Panic Attack as a 4 Part Word Problem

after Nicole Paoli

The average person can bite down with a force of 171 lbs. Human
teeth achieve a rating of 5/10 on the Mohs Scale of Mineral
Hardness, equal to shark’s teeth and stronger than steel. The steel
plating on the hull of the titanic was nearly ¾ of an inch thick.
How many hours a day does the anxiety crash over you like
waves? Insert this number as X and solve for the number of
shipwrecks your teeth have carved onto the inside of your cheek.

A set of healthy lungs can hold 5 liters of oxygen. The average
breath is one tenth of this. They call this the tidal volume [as
though our chests were oceans, filled with waves]. When the body
begins hyperventilating this number is cut in half, and oxygen is
rapidly replaced with CO2. Assuming that you started
hyperventilating three minutes ago, how long have you felt like
you were drowning? and how long until you actually do?

At rest, the human heart beats 60-100 times per minute [steady as a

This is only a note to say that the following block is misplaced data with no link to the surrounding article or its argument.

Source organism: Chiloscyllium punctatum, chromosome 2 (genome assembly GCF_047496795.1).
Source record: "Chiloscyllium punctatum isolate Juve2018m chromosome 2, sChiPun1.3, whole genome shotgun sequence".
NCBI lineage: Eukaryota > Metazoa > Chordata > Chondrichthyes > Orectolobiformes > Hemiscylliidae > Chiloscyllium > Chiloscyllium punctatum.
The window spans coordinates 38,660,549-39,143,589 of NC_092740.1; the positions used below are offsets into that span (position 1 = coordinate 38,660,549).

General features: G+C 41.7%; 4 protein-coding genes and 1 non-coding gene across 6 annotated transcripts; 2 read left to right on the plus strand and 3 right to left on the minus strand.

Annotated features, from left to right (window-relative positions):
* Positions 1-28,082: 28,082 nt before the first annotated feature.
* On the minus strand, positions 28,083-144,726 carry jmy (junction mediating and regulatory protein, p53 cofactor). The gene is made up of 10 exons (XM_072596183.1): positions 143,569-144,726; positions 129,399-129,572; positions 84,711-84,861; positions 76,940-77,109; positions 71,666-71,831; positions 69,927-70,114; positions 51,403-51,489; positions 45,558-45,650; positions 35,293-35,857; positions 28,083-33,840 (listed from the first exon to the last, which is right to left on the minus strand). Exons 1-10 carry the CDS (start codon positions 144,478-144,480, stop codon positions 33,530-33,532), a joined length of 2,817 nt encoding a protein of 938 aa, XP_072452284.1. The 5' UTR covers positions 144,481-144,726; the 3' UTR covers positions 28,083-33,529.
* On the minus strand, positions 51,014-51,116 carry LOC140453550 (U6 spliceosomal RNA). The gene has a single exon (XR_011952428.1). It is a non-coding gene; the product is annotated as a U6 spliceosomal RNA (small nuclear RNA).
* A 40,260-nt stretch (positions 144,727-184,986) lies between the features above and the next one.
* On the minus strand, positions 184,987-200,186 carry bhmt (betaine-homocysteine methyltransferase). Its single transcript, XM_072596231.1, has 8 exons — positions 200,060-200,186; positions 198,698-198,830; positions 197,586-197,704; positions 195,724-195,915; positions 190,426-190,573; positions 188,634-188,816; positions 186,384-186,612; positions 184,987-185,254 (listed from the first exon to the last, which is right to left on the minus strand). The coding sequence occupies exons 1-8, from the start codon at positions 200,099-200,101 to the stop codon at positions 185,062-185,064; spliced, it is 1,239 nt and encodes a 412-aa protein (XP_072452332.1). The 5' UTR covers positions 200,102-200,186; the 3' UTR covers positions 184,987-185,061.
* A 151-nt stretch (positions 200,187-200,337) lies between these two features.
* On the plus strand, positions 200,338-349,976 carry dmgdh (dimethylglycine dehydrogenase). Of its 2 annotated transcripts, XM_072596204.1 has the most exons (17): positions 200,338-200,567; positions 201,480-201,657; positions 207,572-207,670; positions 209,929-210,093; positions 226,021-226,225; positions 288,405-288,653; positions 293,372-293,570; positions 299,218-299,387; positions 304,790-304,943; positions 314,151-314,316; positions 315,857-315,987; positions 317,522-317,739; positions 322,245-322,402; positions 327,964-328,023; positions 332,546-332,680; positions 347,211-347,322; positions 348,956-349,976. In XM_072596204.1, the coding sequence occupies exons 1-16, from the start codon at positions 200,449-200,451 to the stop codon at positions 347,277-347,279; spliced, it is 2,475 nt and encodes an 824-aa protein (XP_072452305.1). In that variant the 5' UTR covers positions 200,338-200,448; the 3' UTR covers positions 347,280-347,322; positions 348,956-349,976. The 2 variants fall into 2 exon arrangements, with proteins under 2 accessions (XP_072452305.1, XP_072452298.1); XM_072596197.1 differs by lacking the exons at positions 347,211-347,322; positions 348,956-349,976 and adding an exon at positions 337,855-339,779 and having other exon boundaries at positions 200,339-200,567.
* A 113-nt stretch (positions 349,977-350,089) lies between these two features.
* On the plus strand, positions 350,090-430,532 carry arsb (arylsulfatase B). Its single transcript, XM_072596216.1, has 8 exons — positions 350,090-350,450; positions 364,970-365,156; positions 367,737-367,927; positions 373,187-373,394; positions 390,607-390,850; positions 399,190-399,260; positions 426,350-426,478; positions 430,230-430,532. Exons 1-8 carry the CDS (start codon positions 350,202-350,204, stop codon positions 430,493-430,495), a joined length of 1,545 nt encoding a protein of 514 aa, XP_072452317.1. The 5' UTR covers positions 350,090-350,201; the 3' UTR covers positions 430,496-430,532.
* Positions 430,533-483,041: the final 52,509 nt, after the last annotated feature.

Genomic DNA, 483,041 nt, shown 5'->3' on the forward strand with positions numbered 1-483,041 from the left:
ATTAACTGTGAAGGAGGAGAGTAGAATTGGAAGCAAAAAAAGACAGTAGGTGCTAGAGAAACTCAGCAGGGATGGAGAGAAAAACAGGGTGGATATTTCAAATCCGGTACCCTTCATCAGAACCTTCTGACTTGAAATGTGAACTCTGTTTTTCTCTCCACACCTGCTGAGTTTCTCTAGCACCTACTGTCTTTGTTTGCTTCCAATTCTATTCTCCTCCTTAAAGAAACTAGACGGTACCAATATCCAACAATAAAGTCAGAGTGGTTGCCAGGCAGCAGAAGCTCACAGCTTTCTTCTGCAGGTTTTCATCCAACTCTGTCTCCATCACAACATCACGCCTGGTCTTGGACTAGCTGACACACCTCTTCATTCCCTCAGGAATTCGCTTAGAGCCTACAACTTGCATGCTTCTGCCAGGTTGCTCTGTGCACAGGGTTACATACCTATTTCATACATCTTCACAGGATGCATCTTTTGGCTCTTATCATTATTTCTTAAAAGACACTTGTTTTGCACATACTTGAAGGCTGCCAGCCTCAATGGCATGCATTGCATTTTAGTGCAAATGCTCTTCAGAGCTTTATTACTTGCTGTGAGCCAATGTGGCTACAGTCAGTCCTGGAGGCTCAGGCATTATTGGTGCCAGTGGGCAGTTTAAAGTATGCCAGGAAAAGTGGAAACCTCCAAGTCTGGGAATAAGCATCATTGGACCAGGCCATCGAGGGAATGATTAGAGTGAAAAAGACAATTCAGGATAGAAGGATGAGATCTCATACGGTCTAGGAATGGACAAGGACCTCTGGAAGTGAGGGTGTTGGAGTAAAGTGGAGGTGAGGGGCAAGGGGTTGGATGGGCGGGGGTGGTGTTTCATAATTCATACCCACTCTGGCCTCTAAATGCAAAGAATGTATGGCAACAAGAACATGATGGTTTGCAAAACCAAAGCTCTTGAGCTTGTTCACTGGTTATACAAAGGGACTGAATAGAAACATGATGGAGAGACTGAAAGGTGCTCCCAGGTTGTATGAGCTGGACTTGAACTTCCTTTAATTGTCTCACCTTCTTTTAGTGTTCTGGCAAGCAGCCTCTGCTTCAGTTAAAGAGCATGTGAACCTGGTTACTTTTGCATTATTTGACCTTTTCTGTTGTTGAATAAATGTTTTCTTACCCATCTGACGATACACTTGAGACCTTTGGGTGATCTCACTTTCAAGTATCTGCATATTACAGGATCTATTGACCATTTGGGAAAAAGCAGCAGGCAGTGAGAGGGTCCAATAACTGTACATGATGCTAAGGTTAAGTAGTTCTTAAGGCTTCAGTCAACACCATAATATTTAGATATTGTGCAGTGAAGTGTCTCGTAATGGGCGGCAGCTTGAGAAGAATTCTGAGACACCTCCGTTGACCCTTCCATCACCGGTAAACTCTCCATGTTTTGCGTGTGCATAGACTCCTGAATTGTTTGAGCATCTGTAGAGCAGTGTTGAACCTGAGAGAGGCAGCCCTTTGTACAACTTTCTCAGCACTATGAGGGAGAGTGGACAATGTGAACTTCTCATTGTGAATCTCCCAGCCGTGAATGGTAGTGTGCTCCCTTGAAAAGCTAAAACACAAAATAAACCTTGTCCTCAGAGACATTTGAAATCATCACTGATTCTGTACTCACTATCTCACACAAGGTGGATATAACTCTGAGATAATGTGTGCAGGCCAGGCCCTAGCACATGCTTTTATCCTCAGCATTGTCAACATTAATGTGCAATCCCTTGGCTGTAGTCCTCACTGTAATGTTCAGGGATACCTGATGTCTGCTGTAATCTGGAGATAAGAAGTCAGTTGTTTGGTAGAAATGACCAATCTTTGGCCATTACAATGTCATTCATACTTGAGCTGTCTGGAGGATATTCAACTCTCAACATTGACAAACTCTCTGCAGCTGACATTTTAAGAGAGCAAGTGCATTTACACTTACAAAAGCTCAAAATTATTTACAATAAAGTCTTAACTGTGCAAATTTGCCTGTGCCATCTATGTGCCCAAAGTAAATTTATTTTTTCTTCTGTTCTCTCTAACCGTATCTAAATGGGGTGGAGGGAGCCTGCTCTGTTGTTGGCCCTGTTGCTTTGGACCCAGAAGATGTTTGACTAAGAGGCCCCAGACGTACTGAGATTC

military drum], but during a heart attack the rhythm can well
exceed this [tachycardia turns the heart’s drum to blast beat]. If a
6ft. wave takes 15 seconds to reach the shore, it is moving at 17.5
mph, and if blood moves through the body at a speed of less than 1
mph, then the chest must be an ocean filled with waves. Blood
could not possibly move so slow. Assuming that it feels as though
the waves of blood crashing in your heart will break through the
levees of your chest, solve for the chance that this is a heart attack.
Solve for how long the phone call with the paramedics will last.
Solve for how long it will take the ambulance to arrive.

Given that your chest is an ocean, and the waves are moving at
17.5 mph, and that the tides of your breath are now as shallow as a
graveyard of ships, and the ambulance is on the way, and the CO2
is trickling like water into your lungs, and your teeth are gritted
around the hull of your mouth, assume that your vision is
beginning to swim, salt water filling your eyes, assume that you
are slipping under the waves, assume you have never been good at
treading water. Will you still be conscious when the ambulance